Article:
Just over a year ago, the New York Times issued a correction to an op-ed in which Diana Nyad accuses her high school swim coach, Jack Nelson, of sexual abuse. The correction reads:
An earlier version of this article incorrectly described an event associated with the initial assault on the author. It was a swim meet, not the state swimming championships.
The change gave the illusion that The Times had cleaned up Nyad’s mess. “We published a thorough correction,” editor Alicia Wittmeyer told journalist Irv Muchnick, “and don’t plan to comment beyond it.”
But the correction was far from thorough, leaving most of Nyad’s fabrications intact.
The Times may not care—“My Life After Sexual Assault” is, after all, an opinion piece. But when Nyad provides all the lurid details of that first episode of alleged abuse, she presents the event as fact, not opinion. The Times, then, has a responsibility to confirm that Nyad is telling the truth, especially when her ostensible facts involve unsubstantiated allegations against a real person.
That’s my real talent — more than being an athlete — is being a master storyteller. (“Diana Nyad: Find a Way,” via 24life.com)
And it turns out that looking into Nyad’s facts is not all that difficult. She sees herself as a storyteller par excellence, so she piles on those lurid details in the hopes of giving her stories an aura of truth. Those details simplify the job of checking Nyad’s work.
Laura Nyro—December 4, 1970 / January 29, 1971
I was 21 when I told someone the whole horrid saga for the first time. I took a weekend trip to Michigan to celebrate the birthday of my best friend from high school… (op-ed).
Nyad included more details in her 2015 memoir, Find a Way:
…I flew to Detroit to go to a Laura Nyro concert with my old high school swimming buddy Suzanne… (p. 56).
Laura Nyro was struggling, barely able to sing above a whisper. “Does anybody have a cough drop?” she asked. An audience member handed one up to the stage, and Nyro placed it atop the piano for later. She fought on but, after thirty-six minutes, ended the concert, done in by a bad case of laryngitis.
That didn’t matter to the thousands of fans packed into the University of Detroit’s Memorial Building (present-day Calihan Hall). They didn’t care whether Nyro sang or whispered “Eli’s Comin’.” She was there, authentic and vulnerable. She was there, and that was everything. “Some of the softer notes,” wrote one reviewer, “were lost in a squeaky whisper but the audience was more than satisfied with her effort.”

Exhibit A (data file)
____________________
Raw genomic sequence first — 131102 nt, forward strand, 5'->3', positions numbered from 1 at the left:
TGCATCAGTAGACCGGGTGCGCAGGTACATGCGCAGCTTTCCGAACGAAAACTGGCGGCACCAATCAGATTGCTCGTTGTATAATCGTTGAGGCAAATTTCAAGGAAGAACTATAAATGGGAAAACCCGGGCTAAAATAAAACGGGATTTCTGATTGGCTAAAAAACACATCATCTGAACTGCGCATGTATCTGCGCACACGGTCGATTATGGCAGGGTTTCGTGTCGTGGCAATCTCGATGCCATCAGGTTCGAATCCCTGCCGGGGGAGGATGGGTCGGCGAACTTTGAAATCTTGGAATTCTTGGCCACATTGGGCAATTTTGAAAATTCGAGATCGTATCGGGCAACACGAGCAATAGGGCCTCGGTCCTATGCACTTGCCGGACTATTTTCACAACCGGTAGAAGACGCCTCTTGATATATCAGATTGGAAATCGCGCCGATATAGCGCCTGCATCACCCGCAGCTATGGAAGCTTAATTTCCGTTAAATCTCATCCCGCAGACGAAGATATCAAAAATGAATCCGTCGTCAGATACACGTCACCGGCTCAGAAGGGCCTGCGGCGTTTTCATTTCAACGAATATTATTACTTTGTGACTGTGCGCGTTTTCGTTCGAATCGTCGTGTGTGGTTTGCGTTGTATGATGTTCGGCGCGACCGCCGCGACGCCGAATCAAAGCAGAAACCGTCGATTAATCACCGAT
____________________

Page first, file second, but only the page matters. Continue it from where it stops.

The audience may have been satisfied, but Nyro wasn’t. So she returned two months later to give the university another show entirely at her expense. She paid for the venue, covering all production costs, charging nothing for tickets. On Friday, January 29, 1971, 7500 fans battled a blizzard to fill the Memorial Building and cheer the singer-poet.
Diana might have been one of those fans. If a 21-year-old Nyad heard Laura Nyro in Detroit, it had to be either at that show or the abbreviated one in December. Neither date was close to Suzanne’s May birthday, but Nyro played no other shows in Detroit while Nyad was that age.
The following year, Nyro played Detroit in February. By then, though, Nyad had turned 22 and was in Europe. She had flown to England by the beginning of September, then traveled on to Dijon, France, for a six-month study abroad program. (Trouble keeping track of the dates? Don’t worry—I’ve included a timeline below. )
But before she set off for Europe, Nyad had some races to swim. A letter she wrote after one of those races would show that, unless Diana Nyad is a psychopath—and even I hesitate to go that far—she lied about most if not all of her abuse story.
La Tuque—July 24-25, 1971
Le 24 heures de la Tuque, better known simply as La Tuque, would be the most grueling swim Diana had ever done. A 24-hour race involving teams of two swimmers each, the members of each pair would trade off from 3 pm on Saturday until 3 pm on Sunday, completing circuit after circuit of Lac Saint-Louis, a small, egg-shaped body of water in La Tuque, Quebec.
The first 24-hour competition took place in 1965. It continued yearly until 1981, though not always with the same format. By that time, however, interest had waned, and the race was no longer profitable, so le 24 heures called it a day.
But the 1971 version was a howling success. Tens of thousands of spectators lined the shores of the tiny lake, cheering all the athletes but paying particular attention to a young American, the only woman in the race. Not only could 21-year-old Diana Nyad hold her own against the men, but she had teamed up with Gaston Paré of Shawinigan, Quebec, thereby endearing herself all the more to the French-Canadians.
Nyad and Paré didn’t win—they finished third—but that didn’t matter to their fans. A local reporter gushed that Diana and Gaston had “prouvé de façon définitive maintenant qu’ils appartiennent à la catégorie des plus grands nageurs au monde”—“finally proved that they belong to the category of the greatest swimmers in the world.”
At a banquet after the race, Mrs. André Brassard, the wife of the president of the competition, presented a radiant Nyad with two-dozen flowers: twenty-two chrysanthemums in anticipation of her 22nd birthday, and two roses—making it twenty-four for the 24-heures de La Tuque.